Kitchen Rose Garden

These lilac coloured roses are an old fashioned rose and smell beautiful

The red and orange rose is a climber and called Jacob's coat

The trellis above was from Ikea years ago and then I had the idea of attaching it to some bamboo.  We collected the bamboo from someones yard they were cutting it all down.  It's great for staking the vegetables and has other uses too.

I transplanted two roses to the above garden and they are doing well because of all the rain.  I also transplanted two clematis to this garden that I previously had growing in giant galvanized pots from Ikea.

I put the trellis here to separate the flower garden from the vege garden and I like the look.

Every year these wild yellow flowers come up here, I leave them to flower and then pull them out.  I think they look nice.

Every year I try and add a couple of perennials, some take and some don't.  I love foxgloves, but never have had success with them.  I also like lupines have not had success with those either.  The columbine are easy to grow, keep spreading and come back every year.

Well that's my ever changing kitchen garden.


Wednesday, May 23, 2012

Update On What's Flowering In The Garden

Yellow iris both inside and outside of the pond

My climbing hydrangea



More peonies
I always think that this is one of the loveliest times of year in the garden, everything is still fresh and a lot of the perennials are flowering.  The fern is still lovely and green, the lawn isn't dried up from the scorching heat of the summer and my roses are blooming.  My vege garden is still growing in neat rows and hasn't run riot yet.

My climbing hydrangea lived for many years under the oak tree but it didn't flourish, a few years ago I moved it and yes it tells me it's very happy in it's new location climbing up the pergola.  There's something about the overall shape that reminds me of Japan, don't ask me why.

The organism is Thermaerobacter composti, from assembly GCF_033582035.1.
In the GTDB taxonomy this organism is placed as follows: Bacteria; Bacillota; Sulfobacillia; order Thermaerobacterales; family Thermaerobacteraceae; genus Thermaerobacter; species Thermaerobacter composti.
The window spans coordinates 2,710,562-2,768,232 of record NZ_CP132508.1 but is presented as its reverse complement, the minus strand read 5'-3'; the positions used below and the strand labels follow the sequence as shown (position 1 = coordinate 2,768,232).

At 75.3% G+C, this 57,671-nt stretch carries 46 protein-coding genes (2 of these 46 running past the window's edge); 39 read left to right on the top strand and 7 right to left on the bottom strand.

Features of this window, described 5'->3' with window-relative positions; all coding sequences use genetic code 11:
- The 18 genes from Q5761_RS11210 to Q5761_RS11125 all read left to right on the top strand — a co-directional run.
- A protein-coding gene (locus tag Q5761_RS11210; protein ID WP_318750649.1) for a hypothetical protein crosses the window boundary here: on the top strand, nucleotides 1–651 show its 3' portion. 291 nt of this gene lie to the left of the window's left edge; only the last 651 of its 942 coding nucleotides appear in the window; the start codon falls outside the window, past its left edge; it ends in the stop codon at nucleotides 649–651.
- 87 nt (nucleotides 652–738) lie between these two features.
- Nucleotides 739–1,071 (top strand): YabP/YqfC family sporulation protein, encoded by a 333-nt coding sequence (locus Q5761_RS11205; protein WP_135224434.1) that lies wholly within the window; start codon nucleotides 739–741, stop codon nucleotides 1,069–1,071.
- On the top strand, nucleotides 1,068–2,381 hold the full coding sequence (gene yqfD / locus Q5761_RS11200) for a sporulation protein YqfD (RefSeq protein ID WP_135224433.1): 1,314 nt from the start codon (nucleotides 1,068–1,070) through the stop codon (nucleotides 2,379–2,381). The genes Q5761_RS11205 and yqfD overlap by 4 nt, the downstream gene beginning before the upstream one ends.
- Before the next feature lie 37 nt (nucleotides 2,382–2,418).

Thinking about shapes, I just love the shapes of trees against the sky.  When you think of Tuscany you think of Lombardi poplars on the skyline.  When I think of England there I see those wonderful squat English oaks, in Robin Hood style forests and in France are those avenues of trees, don't know what they are, Australia eucalyptus trees tinkling in the breeze, one could go on.


Tuesday, May 22, 2012

Tales From My Sister's Sitting Room

This is a tale of a little cat called chops.  Chops lived with people in a flat above the butcher's shop.  He wasn't especially looked after, so the butcher would take pity on him and give him special tip bits.  This obviously endeared the butcher to chops.  Chops would be locked out on very cold nights and eventually the butcher could take it no longer and one day brought Chops home.

My brother-in-law Trevor is his savior and does he know it.  Trevor cannot come home from work without chops sitting on his lap.  He moans a little that he's never left alone, but I secretly think he enjoys it.  Chops is totally his cat.  You've got to understand that the other cats are my sister's cats but not Chops.

When I was getting ready for the wedding BB put these huge curlers in my hair to curl my side hair, I walked in the dining room where Trev was with Chops, Chops took one look at me and sprang in the air coming down on all fours hackles up and hissing.  He just couldn't take those curlers.  It was the funniest thing.

And a picture of my dear aunt Joan, who came to spend time with my mum and keep an eye on her while we were at the wedding.


Monday, May 21, 2012

Having Trouble With Blogger Posts

I am having such a problem scrolling to the end of a Post to add commentary.

Is anyone else having this problem I wonder?  It's so frustrating.  It seems I can only add comments to my photos.

Maybe it will rectify itself.


Cousin Esther's

Looking up the back garden from the kitchen door.

Hanging wash out, on those so English whirly gig wash lines.

Feeding the chickens.

Chicken run at the end of their garden.

Plot of land beyond their back garden which the counsel lets them use.

Cousin Esther standing in one of the longest back gardens I've ever seen in the UK.